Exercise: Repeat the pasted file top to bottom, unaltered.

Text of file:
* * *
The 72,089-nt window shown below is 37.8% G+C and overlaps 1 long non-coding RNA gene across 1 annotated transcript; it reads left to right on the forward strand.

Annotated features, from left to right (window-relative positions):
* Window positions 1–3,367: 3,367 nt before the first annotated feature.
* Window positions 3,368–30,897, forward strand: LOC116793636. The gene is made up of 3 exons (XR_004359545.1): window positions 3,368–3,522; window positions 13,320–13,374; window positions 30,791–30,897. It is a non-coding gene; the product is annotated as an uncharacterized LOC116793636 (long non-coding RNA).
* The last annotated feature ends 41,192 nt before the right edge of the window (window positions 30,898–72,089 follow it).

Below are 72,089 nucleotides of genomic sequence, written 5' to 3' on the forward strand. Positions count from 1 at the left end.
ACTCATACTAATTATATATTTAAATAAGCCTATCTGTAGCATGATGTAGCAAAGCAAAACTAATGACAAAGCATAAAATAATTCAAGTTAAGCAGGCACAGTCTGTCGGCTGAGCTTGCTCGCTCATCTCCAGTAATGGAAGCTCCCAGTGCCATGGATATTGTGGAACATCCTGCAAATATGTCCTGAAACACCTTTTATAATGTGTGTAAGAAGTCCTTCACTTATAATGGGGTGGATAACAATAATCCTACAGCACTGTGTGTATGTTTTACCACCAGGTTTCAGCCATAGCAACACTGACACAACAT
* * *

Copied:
The 72,089-nt window shown below is 37.8% G+C and overlaps 1 long non-coding RNA gene across 1 annotated transcript; it reads left to right on the forward strand.

Annotated features, from left to right (window-relative positions):
* Window positions 1–3,367: 3,367 nt before the first annotated feature.
* Window positions 3,368–30,897, forward strand: LOC116793636. The gene is made up of 3 exons (XR_004359545.1): window positions 3,368–3,522; window positions 13,320–13,374; window positions 30,791–30,897. It is a non-coding gene; the product is annotated as an uncharacterized LOC116793636 (long non-coding RNA).
* The last annotated feature ends 41,192 nt before the right edge of the window (window positions 30,898–72,089 follow it).

Below are 72,089 nucleotides of genomic sequence, written 5' to 3' on the forward strand. Positions count from 1 at the left end.
ACTCATACTAATTATATATTTAAATAAGCCTATCTGTAGCATGATGTAGCAAAGCAAAACTAATGACAAAGCATAAAATAATTCAAGTTAAGCAGGCACAGTCTGTCGGCTGAGCTTGCTCGCTCATCTCCAGTAATGGAAGCTCCCAGTGCCATGGATATTGTGGAACATCCTGCAAATATGTCCTGAAACACCTTTTATAATGTGTGTAAGAAGTCCTTCACTTATAATGGGGTGGATAACAATAATCCTACAGCACTGTGTGTATGTTTTACCACCAGGTTTCAGCCATAGCAACACTGACACAACAT